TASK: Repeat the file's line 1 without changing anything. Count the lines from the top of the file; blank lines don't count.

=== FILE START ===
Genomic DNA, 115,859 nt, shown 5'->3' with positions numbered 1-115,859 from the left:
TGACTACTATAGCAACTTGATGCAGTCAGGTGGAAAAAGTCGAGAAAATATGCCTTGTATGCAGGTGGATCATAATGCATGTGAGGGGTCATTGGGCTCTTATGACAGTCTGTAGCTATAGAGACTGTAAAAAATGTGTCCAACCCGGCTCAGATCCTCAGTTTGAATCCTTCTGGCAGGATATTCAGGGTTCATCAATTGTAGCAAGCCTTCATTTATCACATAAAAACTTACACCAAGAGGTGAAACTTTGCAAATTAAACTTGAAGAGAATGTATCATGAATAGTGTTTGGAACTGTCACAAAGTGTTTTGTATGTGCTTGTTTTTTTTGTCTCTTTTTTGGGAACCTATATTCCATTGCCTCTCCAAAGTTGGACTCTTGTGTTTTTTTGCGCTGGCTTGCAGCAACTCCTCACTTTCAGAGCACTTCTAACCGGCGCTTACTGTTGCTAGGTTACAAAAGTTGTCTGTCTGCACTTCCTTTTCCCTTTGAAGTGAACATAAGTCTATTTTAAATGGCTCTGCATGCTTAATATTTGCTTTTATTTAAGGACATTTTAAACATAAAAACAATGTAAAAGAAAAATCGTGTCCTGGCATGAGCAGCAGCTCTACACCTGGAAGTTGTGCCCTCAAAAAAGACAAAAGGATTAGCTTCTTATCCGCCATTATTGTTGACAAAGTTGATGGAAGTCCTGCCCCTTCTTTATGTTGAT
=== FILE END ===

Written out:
Genomic DNA, 115,859 nt, shown 5'->3' with positions numbered 1-115,859 from the left: